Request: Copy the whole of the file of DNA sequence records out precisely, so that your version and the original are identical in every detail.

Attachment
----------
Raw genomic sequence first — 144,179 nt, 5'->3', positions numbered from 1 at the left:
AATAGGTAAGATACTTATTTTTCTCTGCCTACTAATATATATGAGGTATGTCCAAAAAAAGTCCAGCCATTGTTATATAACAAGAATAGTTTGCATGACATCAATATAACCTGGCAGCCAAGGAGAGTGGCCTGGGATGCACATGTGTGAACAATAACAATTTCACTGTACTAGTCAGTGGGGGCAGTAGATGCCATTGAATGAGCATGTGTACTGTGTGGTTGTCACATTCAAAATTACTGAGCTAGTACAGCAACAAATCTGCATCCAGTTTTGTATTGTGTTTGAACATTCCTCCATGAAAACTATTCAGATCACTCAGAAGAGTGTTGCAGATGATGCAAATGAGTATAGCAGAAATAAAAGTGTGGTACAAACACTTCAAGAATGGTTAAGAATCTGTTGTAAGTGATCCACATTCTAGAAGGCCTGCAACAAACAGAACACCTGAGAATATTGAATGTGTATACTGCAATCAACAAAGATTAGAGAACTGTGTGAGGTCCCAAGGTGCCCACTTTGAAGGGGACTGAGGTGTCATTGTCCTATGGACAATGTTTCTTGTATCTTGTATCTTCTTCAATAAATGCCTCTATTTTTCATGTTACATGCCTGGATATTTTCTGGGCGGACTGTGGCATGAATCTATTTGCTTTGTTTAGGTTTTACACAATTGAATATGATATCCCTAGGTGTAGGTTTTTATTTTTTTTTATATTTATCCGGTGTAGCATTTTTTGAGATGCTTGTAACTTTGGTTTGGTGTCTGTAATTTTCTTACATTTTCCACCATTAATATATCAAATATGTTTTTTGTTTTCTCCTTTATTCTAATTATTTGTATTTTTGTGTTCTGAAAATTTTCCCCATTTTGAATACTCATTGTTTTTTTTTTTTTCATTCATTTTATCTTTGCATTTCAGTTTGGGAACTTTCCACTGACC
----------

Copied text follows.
Raw genomic sequence first — 144,179 nt, 5'->3', positions numbered from 1 at the left:
AATAGGTAAGATACTTATTTTTCTCTGCCTACTAATATATATGAGGTATGTCCAAAAAAAGTCCAGCCATTGTTATATAACAAGAATAGTTTGCATGACATCAATATAACCTGGCAGCCAAGGAGAGTGGCCTGGGATGCACATGTGTGAACAATAACAATTTCACTGTACTAGTCAGTGGGGGCAGTAGATGCCATTGAATGAGCATGTGTACTGTGTGGTTGTCACATTCAAAATTACTGAGCTAGTACAGCAACAAATCTGCATCCAGTTTTGTATTGTGTTTGAACATTCCTCCATGAAAACTATTCAGATCACTCAGAAGAGTGTTGCAGATGATGCAAATGAGTATAGCAGAAATAAAAGTGTGGTACAAACACTTCAAGAATGGTTAAGAATCTGTTGTAAGTGATCCACATTCTAGAAGGCCTGCAACAAACAGAACACCTGAGAATATTGAATGTGTATACTGCAATCAACAAAGATTAGAGAACTGTGTGAGGTCCCAAGGTGCCCACTTTGAAGGGGACTGAGGTGTCATTGTCCTATGGACAATGTTTCTTGTATCTTGTATCTTCTTCAATAAATGCCTCTATTTTTCATGTTACATGCCTGGATATTTTCTGGGCGGACTGTGGCATGAATCTATTTGCTTTGTTTAGGTTTTACACAATTGAATATGATATCCCTAGGTGTAGGTTTTTATTTTTTTTTATATTTATCCGGTGTAGCATTTTTTGAGATGCTTGTAACTTTGGTTTGGTGTCTGTAATTTTCTTACATTTTCCACCATTAATATATCAAATATGTTTTTTGTTTTCTCCTTTATTCTAATTATTTGTATTTTTGTGTTCTGAAAATTTTCCCCATTTTGAATACTCATTGTTTTTTTTTTTTTCATTCATTTTATCTTTGCATTTCAGTTTGGGAACTTTCCACTGACC